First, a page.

The Picture of Dorian Gray

Oscar Wilde
Summary

Chapters Nineteen–Twenty

Summary Chapters Nineteen–Twenty

The end of the novel suggests a number of possible interpretations of Dorian’s death. It may be his punishment for living the life of a hedonist, and for prizing beauty too highly, in which case the novel would be a criticism of the philosophy of aestheticism. But it is just as possible that Dorian is suffering for having violated the creeds of aestheticism. In other words, one can argue that Dorian’s belief that his portrait reflects the state of his soul violates the principles of aestheticism, since, within that philosophy, art has no moral component. This reading is more in keeping with Wilde’s personal philosophies and with the events of his life. In fact, elements of The Picture of Dorian Gray have an almost prophetic ring to them. Like Basil Hallward, Wilde would meet a tragic end brought about by his unrestrained worship of a beautiful young man. Additionally, like Alan Campbell, whom Dorian blackmails with vague threats of exposed secrets, Wilde would be punished for sexual indiscretions. Given the public nature of Wilde’s trial and entire life—he was, in many ways, the first celebrity personality—it is impossible to ignore these parallels while reading The Picture of Dorian Gray. In De Profundis, Wilde’s long letter to his lover, written from prison, he admits the limitations of the modes of thought and living that structured his life:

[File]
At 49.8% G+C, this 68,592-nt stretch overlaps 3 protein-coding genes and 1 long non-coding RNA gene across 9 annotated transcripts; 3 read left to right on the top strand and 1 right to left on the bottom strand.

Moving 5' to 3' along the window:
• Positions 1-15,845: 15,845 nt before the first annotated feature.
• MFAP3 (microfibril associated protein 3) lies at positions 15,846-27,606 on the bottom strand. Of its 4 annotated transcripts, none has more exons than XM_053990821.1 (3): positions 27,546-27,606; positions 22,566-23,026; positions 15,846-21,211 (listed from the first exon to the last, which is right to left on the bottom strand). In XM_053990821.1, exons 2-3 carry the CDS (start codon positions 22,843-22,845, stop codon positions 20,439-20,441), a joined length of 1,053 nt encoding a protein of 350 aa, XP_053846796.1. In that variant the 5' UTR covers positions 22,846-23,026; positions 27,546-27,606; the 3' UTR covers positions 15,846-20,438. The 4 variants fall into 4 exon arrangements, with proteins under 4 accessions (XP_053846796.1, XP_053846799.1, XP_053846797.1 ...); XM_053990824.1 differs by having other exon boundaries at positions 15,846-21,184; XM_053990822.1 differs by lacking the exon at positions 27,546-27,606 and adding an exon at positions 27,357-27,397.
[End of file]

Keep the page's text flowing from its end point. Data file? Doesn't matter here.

I let myself be lured into long spells of senseless and sensual ease. I amused myself with being a flaneur, a dandy; a man of fashion. . . . Tired of being on the heights, I deliberately went to the depths in the search for new sensation. What the paradox was to me in the sphere of thought, perversity became to me in the sphere of passion. Desire, at the end, was malady, or a madness, or both. I grew careless of the lives of others, I took pleasure where it pleased me, and passed on. I forgot that every little action of the common day makes or unmakes character, and that therefore what one has done in the secret chamber one has someday to cry aloud on the house-tops. I ceased to be lord over myself. I was no longer the captain of my soul, and did not know it. I allowed pleasure to dominate me. I ended in horrible disgrace.

The philosophy that The Picture of Dorian Gray proposes can be extremely seductive and liberating. But Wilde’s words here reveal that society, conscience, or more likely both together ultimately make living that philosophy extremely difficult and even painful.